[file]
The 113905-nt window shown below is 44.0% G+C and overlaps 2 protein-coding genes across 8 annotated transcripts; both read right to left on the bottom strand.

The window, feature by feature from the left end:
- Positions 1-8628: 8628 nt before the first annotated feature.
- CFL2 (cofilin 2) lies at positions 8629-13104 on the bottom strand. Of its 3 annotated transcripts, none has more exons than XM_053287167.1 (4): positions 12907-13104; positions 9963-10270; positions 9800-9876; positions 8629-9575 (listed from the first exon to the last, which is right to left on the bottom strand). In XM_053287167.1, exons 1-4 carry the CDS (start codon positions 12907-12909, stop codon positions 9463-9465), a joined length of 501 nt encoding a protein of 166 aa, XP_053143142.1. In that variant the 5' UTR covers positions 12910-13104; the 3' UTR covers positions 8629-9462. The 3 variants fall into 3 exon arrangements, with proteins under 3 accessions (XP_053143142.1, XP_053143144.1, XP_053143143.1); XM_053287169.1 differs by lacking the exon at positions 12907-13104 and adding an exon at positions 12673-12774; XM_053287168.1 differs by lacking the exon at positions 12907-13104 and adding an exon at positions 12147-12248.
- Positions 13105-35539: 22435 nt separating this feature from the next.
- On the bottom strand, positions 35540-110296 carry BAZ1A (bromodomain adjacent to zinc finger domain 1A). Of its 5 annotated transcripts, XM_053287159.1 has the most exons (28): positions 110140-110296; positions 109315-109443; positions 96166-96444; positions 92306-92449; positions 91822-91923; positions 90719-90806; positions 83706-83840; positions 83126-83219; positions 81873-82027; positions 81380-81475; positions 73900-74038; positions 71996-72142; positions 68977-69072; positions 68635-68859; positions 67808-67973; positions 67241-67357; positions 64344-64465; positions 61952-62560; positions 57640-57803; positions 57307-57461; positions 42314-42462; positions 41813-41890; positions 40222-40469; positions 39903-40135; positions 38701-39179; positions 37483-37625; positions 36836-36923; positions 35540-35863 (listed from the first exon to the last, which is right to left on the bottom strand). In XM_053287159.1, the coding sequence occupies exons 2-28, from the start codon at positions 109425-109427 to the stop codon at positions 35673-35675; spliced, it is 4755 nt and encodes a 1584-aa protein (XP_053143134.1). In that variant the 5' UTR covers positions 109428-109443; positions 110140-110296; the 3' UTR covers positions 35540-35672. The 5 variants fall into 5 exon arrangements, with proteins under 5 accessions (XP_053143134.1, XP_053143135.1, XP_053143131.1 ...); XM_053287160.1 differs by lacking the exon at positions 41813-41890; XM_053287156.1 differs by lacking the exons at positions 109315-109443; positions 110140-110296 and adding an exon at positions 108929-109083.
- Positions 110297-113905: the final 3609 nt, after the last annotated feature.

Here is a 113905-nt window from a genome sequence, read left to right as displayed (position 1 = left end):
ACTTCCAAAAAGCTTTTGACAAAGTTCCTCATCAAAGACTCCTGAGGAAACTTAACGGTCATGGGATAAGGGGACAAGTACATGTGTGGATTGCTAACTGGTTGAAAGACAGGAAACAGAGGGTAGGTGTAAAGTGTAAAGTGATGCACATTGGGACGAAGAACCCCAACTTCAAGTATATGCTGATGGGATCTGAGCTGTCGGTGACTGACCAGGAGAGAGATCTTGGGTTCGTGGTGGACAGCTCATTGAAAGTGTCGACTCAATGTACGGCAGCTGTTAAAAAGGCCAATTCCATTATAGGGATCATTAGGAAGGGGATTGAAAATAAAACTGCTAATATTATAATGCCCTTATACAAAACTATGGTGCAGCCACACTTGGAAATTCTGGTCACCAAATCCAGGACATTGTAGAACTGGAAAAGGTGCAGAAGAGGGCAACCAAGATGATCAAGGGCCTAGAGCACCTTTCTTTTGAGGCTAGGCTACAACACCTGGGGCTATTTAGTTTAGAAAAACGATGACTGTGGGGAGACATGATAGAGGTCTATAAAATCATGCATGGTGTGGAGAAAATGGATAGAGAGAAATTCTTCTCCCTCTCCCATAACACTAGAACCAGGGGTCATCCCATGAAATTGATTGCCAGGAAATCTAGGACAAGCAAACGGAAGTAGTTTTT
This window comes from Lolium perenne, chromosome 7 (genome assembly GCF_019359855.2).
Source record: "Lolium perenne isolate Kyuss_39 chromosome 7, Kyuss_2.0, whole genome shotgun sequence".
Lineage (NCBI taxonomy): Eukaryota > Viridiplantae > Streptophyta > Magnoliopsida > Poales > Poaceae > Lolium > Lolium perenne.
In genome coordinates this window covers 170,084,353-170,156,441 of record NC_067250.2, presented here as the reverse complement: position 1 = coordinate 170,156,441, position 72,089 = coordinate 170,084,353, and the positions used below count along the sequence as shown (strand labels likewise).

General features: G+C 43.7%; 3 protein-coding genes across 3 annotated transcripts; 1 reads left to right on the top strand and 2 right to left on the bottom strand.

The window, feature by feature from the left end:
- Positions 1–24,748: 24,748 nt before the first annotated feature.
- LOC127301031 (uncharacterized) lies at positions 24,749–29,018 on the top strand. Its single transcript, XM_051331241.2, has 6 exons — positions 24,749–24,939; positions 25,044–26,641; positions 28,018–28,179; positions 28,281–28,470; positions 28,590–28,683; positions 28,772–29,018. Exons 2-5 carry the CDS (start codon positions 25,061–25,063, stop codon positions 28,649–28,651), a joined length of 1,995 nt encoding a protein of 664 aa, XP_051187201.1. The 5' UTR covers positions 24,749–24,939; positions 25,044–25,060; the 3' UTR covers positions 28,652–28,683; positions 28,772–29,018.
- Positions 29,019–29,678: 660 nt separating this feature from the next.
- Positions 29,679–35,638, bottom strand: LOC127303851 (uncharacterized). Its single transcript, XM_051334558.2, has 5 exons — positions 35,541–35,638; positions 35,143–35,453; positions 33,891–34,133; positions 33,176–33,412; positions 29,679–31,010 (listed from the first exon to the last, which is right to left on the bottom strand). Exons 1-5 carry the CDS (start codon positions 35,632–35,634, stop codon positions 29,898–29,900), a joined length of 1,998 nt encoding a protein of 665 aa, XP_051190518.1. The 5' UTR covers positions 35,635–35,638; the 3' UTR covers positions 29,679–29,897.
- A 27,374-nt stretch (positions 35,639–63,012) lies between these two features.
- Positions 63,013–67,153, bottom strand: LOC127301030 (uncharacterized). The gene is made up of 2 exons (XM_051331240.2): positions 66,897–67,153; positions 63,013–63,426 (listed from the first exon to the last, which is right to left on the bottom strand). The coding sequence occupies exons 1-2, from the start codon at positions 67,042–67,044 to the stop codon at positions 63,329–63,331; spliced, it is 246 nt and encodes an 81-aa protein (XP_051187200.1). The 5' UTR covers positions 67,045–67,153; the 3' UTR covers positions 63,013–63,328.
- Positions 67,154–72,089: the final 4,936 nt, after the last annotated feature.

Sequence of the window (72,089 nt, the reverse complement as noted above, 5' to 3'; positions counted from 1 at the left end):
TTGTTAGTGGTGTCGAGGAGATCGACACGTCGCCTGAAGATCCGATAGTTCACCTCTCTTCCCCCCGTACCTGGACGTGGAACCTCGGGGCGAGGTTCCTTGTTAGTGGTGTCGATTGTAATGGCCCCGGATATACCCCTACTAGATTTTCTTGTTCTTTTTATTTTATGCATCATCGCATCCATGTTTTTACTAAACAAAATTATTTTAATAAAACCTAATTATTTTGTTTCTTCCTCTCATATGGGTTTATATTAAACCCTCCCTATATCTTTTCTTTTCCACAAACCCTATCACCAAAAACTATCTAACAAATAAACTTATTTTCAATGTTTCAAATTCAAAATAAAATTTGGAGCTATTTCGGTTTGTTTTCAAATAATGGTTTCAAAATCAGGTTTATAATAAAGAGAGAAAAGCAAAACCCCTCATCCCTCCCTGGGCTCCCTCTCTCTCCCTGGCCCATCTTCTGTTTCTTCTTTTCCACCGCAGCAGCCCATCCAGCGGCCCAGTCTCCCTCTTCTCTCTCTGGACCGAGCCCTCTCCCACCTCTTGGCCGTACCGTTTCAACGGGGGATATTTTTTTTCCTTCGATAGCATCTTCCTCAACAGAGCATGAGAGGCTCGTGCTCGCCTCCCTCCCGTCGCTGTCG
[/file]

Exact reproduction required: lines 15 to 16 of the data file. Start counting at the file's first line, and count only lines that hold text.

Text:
The window, feature by feature from the left end:
- Positions 1–24,748: 24,748 nt before the first annotated feature.